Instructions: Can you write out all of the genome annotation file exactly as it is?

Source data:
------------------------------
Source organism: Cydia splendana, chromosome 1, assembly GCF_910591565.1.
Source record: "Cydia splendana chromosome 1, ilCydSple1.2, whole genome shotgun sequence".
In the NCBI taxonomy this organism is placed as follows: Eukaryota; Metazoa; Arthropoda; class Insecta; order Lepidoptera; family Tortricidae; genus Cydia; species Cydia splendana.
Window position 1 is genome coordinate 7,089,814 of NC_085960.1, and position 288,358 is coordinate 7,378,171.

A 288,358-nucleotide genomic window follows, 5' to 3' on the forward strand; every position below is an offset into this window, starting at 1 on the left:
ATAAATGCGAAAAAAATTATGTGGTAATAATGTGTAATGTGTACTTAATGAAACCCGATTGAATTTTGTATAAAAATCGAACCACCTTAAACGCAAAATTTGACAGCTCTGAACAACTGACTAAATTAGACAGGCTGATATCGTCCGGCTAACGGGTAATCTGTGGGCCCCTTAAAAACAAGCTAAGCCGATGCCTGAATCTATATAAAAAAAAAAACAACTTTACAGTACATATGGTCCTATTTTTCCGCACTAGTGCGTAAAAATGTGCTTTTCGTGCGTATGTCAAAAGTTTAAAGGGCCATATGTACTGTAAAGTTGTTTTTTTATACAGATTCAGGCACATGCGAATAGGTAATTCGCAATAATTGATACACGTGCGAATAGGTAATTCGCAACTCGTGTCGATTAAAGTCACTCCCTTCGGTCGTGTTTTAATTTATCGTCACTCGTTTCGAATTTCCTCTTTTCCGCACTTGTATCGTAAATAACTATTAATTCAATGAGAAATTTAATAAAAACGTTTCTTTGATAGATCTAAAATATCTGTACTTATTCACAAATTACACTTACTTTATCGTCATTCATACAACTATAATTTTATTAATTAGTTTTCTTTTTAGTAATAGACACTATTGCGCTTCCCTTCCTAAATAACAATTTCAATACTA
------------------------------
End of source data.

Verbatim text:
Source organism: Cydia splendana, chromosome 1, assembly GCF_910591565.1.
Source record: "Cydia splendana chromosome 1, ilCydSple1.2, whole genome shotgun sequence".
In the NCBI taxonomy this organism is placed as follows: Eukaryota; Metazoa; Arthropoda; class Insecta; order Lepidoptera; family Tortricidae; genus Cydia; species Cydia splendana.
Window position 1 is genome coordinate 7,089,814 of NC_085960.1, and position 288,358 is coordinate 7,378,171.

A 288,358-nucleotide genomic window follows, 5' to 3' on the forward strand; every position below is an offset into this window, starting at 1 on the left:
ATAAATGCGAAAAAAATTATGTGGTAATAATGTGTAATGTGTACTTAATGAAACCCGATTGAATTTTGTATAAAAATCGAACCACCTTAAACGCAAAATTTGACAGCTCTGAACAACTGACTAAATTAGACAGGCTGATATCGTCCGGCTAACGGGTAATCTGTGGGCCCCTTAAAAACAAGCTAAGCCGATGCCTGAATCTATATAAAAAAAAAAACAACTTTACAGTACATATGGTCCTATTTTTCCGCACTAGTGCGTAAAAATGTGCTTTTCGTGCGTATGTCAAAAGTTTAAAGGGCCATATGTACTGTAAAGTTGTTTTTTTATACAGATTCAGGCACATGCGAATAGGTAATTCGCAATAATTGATACACGTGCGAATAGGTAATTCGCAACTCGTGTCGATTAAAGTCACTCCCTTCGGTCGTGTTTTAATTTATCGTCACTCGTTTCGAATTTCCTCTTTTCCGCACTTGTATCGTAAATAACTATTAATTCAATGAGAAATTTAATAAAAACGTTTCTTTGATAGATCTAAAATATCTGTACTTATTCACAAATTACACTTACTTTATCGTCATTCATACAACTATAATTTTATTAATTAGTTTTCTTTTTAGTAATAGACACTATTGCGCTTCCCTTCCTAAATAACAATTTCAATACTA